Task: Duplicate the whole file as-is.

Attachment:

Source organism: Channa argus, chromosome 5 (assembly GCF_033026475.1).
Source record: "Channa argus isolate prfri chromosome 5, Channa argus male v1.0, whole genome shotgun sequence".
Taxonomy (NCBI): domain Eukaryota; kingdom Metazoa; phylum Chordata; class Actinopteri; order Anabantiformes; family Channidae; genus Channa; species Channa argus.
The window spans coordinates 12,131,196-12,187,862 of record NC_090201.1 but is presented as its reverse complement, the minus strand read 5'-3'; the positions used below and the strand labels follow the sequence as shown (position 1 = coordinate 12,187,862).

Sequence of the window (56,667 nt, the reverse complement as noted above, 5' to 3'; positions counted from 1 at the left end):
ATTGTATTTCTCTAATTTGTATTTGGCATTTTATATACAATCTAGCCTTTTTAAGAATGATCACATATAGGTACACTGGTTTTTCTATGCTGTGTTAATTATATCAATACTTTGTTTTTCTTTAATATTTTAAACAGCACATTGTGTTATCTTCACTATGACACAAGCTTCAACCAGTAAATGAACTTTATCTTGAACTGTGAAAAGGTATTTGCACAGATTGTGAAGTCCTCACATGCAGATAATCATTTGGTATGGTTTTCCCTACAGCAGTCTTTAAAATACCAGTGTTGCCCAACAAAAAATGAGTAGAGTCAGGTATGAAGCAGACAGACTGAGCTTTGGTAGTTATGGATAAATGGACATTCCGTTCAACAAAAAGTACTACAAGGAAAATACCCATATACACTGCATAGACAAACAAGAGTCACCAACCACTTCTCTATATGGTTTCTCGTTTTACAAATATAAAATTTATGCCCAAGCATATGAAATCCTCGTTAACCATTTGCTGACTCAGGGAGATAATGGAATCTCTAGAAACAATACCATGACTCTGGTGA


Source organism: Channa argus, chromosome 5 (assembly GCF_033026475.1).
Source record: "Channa argus isolate prfri chromosome 5, Channa argus male v1.0, whole genome shotgun sequence".
Taxonomy (NCBI): domain Eukaryota; kingdom Metazoa; phylum Chordata; class Actinopteri; order Anabantiformes; family Channidae; genus Channa; species Channa argus.
The window spans coordinates 12,131,196-12,187,862 of record NC_090201.1 but is presented as its reverse complement, the minus strand read 5'-3'; the positions used below and the strand labels follow the sequence as shown (position 1 = coordinate 12,187,862).

Sequence of the window (56,667 nt, the reverse complement as noted above, 5' to 3'; positions counted from 1 at the left end):
ATTGTATTTCTCTAATTTGTATTTGGCATTTTATATACAATCTAGCCTTTTTAAGAATGATCACATATAGGTACACTGGTTTTTCTATGCTGTGTTAATTATATCAATACTTTGTTTTTCTTTAATATTTTAAACAGCACATTGTGTTATCTTCACTATGACACAAGCTTCAACCAGTAAATGAACTTTATCTTGAACTGTGAAAAGGTATTTGCACAGATTGTGAAGTCCTCACATGCAGATAATCATTTGGTATGGTTTTCCCTACAGCAGTCTTTAAAATACCAGTGTTGCCCAACAAAAAATGAGTAGAGTCAGGTATGAAGCAGACAGACTGAGCTTTGGTAGTTATGGATAAATGGACATTCCGTTCAACAAAAAGTACTACAAGGAAAATACCCATATACACTGCATAGACAAACAAGAGTCACCAACCACTTCTCTATATGGTTTCTCGTTTTACAAATATAAAATTTATGCCCAAGCATATGAAATCCTCGTTAACCATTTGCTGACTCAGGGAGATAATGGAATCTCTAGAAACAATACCATGACTCTGGTGA